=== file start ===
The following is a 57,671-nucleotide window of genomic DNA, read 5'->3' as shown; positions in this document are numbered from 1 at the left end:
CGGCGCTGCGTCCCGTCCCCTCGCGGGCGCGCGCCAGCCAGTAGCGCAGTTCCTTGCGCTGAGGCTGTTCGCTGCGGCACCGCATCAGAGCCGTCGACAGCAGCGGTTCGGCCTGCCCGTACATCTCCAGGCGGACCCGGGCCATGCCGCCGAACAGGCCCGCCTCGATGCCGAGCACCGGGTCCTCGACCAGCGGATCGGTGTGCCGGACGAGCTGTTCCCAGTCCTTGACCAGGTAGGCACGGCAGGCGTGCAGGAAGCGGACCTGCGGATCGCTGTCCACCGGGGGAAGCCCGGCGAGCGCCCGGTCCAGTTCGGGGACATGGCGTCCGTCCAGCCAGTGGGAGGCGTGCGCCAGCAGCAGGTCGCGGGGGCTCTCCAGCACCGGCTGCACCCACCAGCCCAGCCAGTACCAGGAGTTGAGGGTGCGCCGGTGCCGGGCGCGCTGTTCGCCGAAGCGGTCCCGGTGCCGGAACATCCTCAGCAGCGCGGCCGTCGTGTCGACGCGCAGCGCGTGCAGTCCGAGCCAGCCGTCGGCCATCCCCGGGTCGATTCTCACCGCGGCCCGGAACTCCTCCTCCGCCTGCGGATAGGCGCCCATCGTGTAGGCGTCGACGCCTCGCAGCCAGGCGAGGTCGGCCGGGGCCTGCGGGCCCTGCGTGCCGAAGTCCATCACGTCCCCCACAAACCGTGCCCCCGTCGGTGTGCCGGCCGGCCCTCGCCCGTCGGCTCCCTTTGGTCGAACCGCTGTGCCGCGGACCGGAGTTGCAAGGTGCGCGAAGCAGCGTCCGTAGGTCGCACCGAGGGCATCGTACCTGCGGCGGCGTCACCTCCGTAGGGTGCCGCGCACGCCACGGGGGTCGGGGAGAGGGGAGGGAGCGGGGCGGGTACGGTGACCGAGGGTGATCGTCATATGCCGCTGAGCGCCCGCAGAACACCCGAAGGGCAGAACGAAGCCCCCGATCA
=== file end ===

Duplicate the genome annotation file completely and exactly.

The following is a 57,671-nucleotide window of genomic DNA, read 5'->3' as shown; positions in this document are numbered from 1 at the left end:
CGGCGCTGCGTCCCGTCCCCTCGCGGGCGCGCGCCAGCCAGTAGCGCAGTTCCTTGCGCTGAGGCTGTTCGCTGCGGCACCGCATCAGAGCCGTCGACAGCAGCGGTTCGGCCTGCCCGTACATCTCCAGGCGGACCCGGGCCATGCCGCCGAACAGGCCCGCCTCGATGCCGAGCACCGGGTCCTCGACCAGCGGATCGGTGTGCCGGACGAGCTGTTCCCAGTCCTTGACCAGGTAGGCACGGCAGGCGTGCAGGAAGCGGACCTGCGGATCGCTGTCCACCGGGGGAAGCCCGGCGAGCGCCCGGTCCAGTTCGGGGACATGGCGTCCGTCCAGCCAGTGGGAGGCGTGCGCCAGCAGCAGGTCGCGGGGGCTCTCCAGCACCGGCTGCACCCACCAGCCCAGCCAGTACCAGGAGTTGAGGGTGCGCCGGTGCCGGGCGCGCTGTTCGCCGAAGCGGTCCCGGTGCCGGAACATCCTCAGCAGCGCGGCCGTCGTGTCGACGCGCAGCGCGTGCAGTCCGAGCCAGCCGTCGGCCATCCCCGGGTCGATTCTCACCGCGGCCCGGAACTCCTCCTCCGCCTGCGGATAGGCGCCCATCGTGTAGGCGTCGACGCCTCGCAGCCAGGCGAGGTCGGCCGGGGCCTGCGGGCCCTGCGTGCCGAAGTCCATCACGTCCCCCACAAACCGTGCCCCCGTCGGTGTGCCGGCCGGCCCTCGCCCGTCGGCTCCCTTTGGTCGAACCGCTGTGCCGCGGACCGGAGTTGCAAGGTGCGCGAAGCAGCGTCCGTAGGTCGCACCGAGGGCATCGTACCTGCGGCGGCGTCACCTCCGTAGGGTGCCGCGCACGCCACGGGGGTCGGGGAGAGGGGAGGGAGCGGGGCGGGTACGGTGACCGAGGGTGATCGTCATATGCCGCTGAGCGCCCGCAGAACACCCGAAGGGCAGAACGAAGCCCCCGATCA